Our Deep Roots

The origins of the Unitarian Universalist faith go back two millennia, to those who first focused on Jesus’ teachings, rather than his divinity.  They thrived in various forms over the centuries throughout Europe.

In England, some prominent Unitarians were the scientist Isaac Newton, the philosopher John Locke, and the poet John Milton.

In America, Unitarianism developed among New England Congregationalists, known as “Free Thinkers.”  They founded Harvard University’s Divinity School.

Among their early leaders were Ralph Waldo Emerson and Rev. William Ellery Channing, who said that Jesus didn’t intend a church to “bear the name of a human leader, distinguished by a form or opinion”…that the essence of the church is “people made more holy, virtuous by their religion.”

Some Unitarians US presidents were John Adams, John Quincy Adams, Millard Fillmore, and William Howard Taft.

Universalists emphasized humanity’s heavenly nature and God’s love for the human race.  They were active for years in reform for prison inmates and working women, opposing slavery, advocating separation of church and state, and supporting civil rights for all.

The two movements, Unitarianism and Universalism, had much in common, so they merged in 1961.  Both reject some Christian orthodoxy, such as the trinity, original sin, the wrath of God, and hell.  Both believe in the essential goodness of human nature and the importance of critical thinking in religion.  Some believe Jesus embodied God’s hope for humanity; some opt for religious pluralism or non-theism.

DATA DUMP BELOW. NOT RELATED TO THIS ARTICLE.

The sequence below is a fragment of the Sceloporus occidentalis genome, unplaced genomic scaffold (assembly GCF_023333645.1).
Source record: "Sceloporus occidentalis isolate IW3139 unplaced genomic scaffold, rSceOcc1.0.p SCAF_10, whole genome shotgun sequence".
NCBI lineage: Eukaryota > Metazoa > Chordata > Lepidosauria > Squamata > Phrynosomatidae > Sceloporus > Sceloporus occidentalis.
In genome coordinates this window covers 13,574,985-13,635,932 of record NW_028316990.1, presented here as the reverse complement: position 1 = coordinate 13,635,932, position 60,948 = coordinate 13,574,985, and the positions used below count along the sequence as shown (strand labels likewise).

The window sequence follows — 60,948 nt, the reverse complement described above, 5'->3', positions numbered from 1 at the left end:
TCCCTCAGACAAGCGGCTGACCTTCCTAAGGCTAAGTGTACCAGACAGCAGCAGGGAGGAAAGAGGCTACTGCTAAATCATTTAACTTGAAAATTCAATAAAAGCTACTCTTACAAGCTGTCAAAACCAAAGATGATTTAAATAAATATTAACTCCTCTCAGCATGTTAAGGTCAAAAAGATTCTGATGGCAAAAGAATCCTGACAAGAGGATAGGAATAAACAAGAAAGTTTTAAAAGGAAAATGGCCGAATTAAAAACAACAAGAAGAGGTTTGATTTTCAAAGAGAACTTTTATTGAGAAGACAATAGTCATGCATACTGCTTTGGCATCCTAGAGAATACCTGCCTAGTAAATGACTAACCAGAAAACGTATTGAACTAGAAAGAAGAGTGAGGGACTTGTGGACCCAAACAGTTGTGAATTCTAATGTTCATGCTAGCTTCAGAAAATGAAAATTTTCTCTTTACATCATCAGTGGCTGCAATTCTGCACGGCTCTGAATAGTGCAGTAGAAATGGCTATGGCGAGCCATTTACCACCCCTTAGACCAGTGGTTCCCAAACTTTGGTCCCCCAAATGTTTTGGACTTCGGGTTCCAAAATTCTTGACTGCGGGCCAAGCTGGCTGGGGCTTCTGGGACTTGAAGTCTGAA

UUs have founded several non-sectarian universities, including Tufts, St. Lawrence, and the California Institute of Technology.

As a united group, UUs support flexibility, freedom of conscience, and local autonomy.  No minister, member, or congregation is required to subscribe to “any particular interpretation of religion or to any particular religious belief or creed.”  They stand strongly for human dignity, social justice, compassion, the free and responsible search for truth, democracy, the global community, and respect for the environment.

[SUUF Member Paul Friedman continues to provide weekly articles for publication in the Red Rock News. This article – or a variation thereof – appeared in the Oct 21, 2022 issue]